The polar regions are extraordinary, magical places. They are cold, windy, inaccessible, ice-clad for most of the year, and yet still teeming with life.
What is it about them that attracts so many enthusiasts, scientists, and people willing to spend months there? Is it a thirst for adventure? Or the opportunity to discover the secrets of nature, practically untouched by humans? Why do Pole scientists so eagerly choose these regions as the target of their research? And why is it that, although we are physically so far away, we Poles do feel so much a part of the polar family?
It was sixty years ago that the Polish Polar Station, Hornsund, was established near the Polar Bear Bay at Hornsund Fjord on Spitsberegen, the largest island of the Hornsund Archipelago. It was founded by an expedition led by Stanisław Siedlecki, and to this day, managed by the PAS Institute of Geophysics, it serves both Polish and international polar researchers. A second Polish research station was established forty years ago on Admiralty Bay on King George Island in the South Shetland Archipelago, now managed by the PAS Institute of Biochemistry and Biophysics. If we include all the work conducted at sea from the research vessel S/Y Oceania maintained by the PAS Institute of Oceanology, it is undeniable that the Polish Academy of Sciences has become a truly global player in the field of polar research.
This rich infrastructure and the enthusiasm of many extraordinary people have contributed to the advancement of many scientific fields in Poland. Our polar explorers are renowned throughout the world and are the pioneers behind many discoveries you will read about in the following pages. This is fostered by the collaboration of scientists from more than twenty academic centers and research institutes. Thanks to this enormous potential, Polish scholars participate in many international programs, often coordinating them, and indeed it is at the Polish stations where numerous young scholars from all over the world are taking their first professional steps. We offer excellent opportunities for junior scientists. It was in Poland that a unique interdisciplinary doctoral program was created, enabling students to study the natural environment of the Arctic and Antarctic. The Centre for Polar Studies, which currently holds the title of a Leading National Research Centre, was established for this purpose.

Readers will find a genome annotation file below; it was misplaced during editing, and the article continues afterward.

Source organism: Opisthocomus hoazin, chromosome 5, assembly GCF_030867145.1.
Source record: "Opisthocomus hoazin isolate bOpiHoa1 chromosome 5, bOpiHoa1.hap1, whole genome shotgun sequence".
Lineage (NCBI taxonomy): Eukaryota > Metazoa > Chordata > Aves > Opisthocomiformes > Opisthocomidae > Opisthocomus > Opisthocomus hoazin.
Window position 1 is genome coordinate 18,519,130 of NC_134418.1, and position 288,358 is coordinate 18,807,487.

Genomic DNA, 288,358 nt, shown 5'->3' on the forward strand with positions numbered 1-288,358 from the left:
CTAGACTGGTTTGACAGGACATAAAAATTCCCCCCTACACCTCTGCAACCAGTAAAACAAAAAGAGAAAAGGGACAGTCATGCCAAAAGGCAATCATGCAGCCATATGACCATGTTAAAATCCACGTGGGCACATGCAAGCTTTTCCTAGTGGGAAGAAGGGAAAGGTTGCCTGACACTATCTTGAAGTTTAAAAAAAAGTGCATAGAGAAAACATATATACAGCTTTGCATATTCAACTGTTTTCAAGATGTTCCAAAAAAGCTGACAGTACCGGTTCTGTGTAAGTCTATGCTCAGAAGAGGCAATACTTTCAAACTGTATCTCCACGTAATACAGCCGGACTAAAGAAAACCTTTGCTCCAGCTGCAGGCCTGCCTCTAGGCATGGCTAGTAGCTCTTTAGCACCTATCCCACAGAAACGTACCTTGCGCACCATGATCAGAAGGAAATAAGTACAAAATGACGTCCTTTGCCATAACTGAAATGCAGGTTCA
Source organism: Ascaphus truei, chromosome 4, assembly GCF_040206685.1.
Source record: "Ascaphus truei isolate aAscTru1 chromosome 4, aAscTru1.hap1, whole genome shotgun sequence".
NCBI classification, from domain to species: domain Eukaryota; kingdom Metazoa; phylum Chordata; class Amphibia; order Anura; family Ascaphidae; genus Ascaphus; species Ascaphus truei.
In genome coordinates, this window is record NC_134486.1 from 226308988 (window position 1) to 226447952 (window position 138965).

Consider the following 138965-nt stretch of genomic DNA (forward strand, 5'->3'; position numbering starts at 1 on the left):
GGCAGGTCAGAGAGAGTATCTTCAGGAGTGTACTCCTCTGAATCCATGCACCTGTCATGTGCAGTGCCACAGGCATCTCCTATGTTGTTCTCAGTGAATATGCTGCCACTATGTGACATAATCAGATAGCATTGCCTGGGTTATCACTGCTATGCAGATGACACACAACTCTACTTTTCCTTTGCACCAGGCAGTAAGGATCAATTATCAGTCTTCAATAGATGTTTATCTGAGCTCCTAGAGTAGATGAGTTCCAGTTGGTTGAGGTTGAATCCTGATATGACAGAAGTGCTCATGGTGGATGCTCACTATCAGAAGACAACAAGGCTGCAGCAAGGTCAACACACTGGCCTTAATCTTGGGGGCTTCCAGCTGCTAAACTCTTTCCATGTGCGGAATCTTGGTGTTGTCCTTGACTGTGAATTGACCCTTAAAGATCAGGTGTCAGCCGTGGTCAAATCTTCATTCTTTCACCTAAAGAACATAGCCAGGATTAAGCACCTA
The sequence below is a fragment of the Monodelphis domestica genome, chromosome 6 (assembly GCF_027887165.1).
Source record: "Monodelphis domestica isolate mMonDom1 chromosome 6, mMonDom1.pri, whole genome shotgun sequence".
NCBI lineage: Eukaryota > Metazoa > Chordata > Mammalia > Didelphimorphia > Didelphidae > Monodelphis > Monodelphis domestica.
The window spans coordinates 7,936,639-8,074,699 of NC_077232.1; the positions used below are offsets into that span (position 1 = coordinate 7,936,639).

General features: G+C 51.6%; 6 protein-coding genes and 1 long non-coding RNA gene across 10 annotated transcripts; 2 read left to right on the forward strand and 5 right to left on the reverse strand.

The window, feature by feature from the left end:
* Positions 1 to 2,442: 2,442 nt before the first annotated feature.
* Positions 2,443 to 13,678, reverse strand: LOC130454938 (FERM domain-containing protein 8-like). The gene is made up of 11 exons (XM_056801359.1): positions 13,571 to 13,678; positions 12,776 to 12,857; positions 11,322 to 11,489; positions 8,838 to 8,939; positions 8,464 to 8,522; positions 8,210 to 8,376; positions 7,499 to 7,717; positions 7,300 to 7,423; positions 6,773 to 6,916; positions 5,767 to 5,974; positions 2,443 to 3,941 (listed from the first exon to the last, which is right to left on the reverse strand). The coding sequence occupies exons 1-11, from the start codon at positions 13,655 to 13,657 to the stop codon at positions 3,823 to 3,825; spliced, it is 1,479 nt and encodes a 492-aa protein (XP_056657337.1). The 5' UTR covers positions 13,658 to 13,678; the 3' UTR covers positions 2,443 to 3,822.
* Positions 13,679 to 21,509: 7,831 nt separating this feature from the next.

This anniversary date, 60 years after Poland began its polar station tradition, offers a great opportunity to talk about amazing places and incredible people. Here’s hoping the articles in this special issue will help spread the word about fascinating polar research and the enthusiastic people doing it.
Paweł Rowiński, Vice-President of the Polish Academy of Sciences
Table of Contents:
Prof. Piotr Głowacki
The View From the North
Asst. Prof. Robert Bialik
The View From the South
Prof. Jacek Jania
Prestige from Pole to Pole
Agnieszka Kruszewska, MS
Asst. Prof. Agnieszka Skorupa
Alone Amidst the Snow
Asst. Prof. Michał Łuszczuk
“On” and “For” Four Million
Dagmara Bożek-Andryszczak, MA
Piotr Andryszczak, ME
Cold But Fascinating Years
- The "Stanisław Siedlecki" Polish Polar Station in Hornsund (Photo: Piotr Andryszczak)
- The "Henryk Arctowski" Polish Antarctic Station (Photo: Piotr Andryszczak)